It is here just before midnight that 29-year-old Darwin Zerpa and other volunteers set up shop. Pulling up in an out-of-service ambulance and folding out a table on the pavement, they mark out a spot where passersby can get HIV finger-prick test results in less than 10 minutes.
Campaigners say resurgence of deadly virus threatens despite huge successes of vaccination drive
The unmonitored movement of people across the border between Pakistan and Afghanistan threatens efforts to eradicate polio from the two countries, as the yearâsfirst cases of the virus are recorded in the volatile region.
The Global Polio Eradication Initiative said people travelling through unchecked crossings is believed to be one of the main causes of the spread of the disease in the area.
The state, which styles itself as the Democratic-led âresistanceâ, has launched 46 lawsuits against the Trump administration
The Trump administrationâs plans to pull millions in federal funding from Californiaâs high-speed rail project is just the latest antagonism between the president and the state that stands on the opposite end of his partyâs ideological spectrum.
Governor Gavin Newsom called the move âpolitical retributionâ for the stateâs lawsuit against Donald Trumpâs declaration of a national emergency, but California and Trump have been at it since before he was even elected president.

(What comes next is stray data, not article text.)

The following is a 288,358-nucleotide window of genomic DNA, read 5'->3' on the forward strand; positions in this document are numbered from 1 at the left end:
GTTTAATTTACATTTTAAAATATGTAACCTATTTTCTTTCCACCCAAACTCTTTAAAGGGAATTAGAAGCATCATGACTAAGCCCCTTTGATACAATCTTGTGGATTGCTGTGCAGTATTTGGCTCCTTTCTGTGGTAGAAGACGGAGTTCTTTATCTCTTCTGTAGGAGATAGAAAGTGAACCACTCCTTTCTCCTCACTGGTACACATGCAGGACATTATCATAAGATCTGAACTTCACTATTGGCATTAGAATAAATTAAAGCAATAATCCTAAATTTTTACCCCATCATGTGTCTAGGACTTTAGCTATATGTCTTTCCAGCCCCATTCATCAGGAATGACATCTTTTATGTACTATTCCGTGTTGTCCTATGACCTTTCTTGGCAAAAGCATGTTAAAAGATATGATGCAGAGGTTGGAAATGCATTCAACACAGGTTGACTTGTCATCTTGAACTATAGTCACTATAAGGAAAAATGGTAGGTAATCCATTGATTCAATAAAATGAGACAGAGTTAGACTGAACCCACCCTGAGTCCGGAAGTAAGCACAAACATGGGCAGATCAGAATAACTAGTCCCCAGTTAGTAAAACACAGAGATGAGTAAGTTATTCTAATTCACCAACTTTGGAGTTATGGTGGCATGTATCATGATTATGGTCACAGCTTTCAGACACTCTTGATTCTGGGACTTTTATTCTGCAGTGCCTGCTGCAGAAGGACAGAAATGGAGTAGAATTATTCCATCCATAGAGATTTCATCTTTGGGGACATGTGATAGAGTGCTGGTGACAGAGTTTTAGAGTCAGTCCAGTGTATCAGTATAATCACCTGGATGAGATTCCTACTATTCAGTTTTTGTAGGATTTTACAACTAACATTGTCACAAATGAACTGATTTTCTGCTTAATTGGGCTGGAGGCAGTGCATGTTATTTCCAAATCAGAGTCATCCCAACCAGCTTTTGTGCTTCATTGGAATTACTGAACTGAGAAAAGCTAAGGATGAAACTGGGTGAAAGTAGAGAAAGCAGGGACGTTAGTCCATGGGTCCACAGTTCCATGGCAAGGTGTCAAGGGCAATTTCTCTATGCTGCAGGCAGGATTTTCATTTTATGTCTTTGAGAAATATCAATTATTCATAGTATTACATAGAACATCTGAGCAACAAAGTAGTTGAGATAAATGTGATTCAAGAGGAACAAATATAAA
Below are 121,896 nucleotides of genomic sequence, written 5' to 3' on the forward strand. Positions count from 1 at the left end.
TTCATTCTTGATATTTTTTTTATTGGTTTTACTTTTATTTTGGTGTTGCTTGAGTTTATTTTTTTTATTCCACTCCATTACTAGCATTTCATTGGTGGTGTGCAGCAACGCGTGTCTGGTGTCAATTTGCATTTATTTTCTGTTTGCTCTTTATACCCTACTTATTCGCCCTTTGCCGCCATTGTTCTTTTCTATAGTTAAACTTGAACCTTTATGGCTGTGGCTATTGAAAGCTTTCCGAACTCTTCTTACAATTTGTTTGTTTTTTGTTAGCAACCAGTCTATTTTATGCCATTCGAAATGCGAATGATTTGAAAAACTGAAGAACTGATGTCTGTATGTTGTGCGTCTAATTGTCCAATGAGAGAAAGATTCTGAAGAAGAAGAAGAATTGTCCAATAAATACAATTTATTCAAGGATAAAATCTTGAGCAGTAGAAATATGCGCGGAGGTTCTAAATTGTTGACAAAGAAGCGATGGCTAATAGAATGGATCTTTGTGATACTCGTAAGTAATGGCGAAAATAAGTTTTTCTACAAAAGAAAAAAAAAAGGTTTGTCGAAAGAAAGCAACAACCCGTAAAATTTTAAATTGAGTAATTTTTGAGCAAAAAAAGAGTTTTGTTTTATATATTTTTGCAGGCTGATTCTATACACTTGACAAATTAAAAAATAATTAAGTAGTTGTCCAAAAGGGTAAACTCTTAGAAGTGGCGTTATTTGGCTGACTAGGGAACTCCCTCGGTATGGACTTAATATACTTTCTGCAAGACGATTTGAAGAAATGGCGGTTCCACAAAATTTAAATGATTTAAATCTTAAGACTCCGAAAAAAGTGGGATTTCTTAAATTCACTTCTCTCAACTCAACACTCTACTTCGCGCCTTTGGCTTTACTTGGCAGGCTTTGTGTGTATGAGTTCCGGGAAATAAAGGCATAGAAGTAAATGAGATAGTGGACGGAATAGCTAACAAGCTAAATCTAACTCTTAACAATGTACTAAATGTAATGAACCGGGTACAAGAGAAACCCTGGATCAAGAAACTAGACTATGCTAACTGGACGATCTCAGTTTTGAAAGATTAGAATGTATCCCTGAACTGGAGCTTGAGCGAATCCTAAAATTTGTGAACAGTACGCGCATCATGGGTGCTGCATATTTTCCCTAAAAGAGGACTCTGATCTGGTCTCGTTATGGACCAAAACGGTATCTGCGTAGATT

Though Trump himself suggested there is no real emergency, courts are unlikely to second-guess a presidentâs broad leeway
Many legal analysts who watched Donald Trump declare a national emergency over immigration on Friday thought the president had weak legal grounds for doing so. In particular, many thought Trump hurt his own case by admitting, right there in the White House Rose Garden: âI didnât need to do this, but Iâd rather do it much faster.â
âThis quote should be the first sentence of the first paragraph of every complaint filed this afternoon,â tweeted George Conway, a top Washington lawyer and the husband of Trump aide Kellyanne Conway.
Attempt to hustle Japan into a trade deal highlights the problems facing âglobal Britainâ
It takes a lot to anger the unfailingly polite, anglophile Japanese. But Liam Fox, the international trade secretary, and Jeremy Hunt, the foreign secretary, appear to have managed it with their ill-judged attempt to hustle Tokyo into a quick-fire Brexit trade deal.
The diplomatic fumble has highlighted rapidly escalating difficulties facing âglobal Britainâ â the governmentâs nebulous vision for life after the EU â in forging new business and trade relationships around the world without an agreed post-Brexit strategy.
I had to gain the confidence that always seemed to come naturally to my partner to release my inner handywoman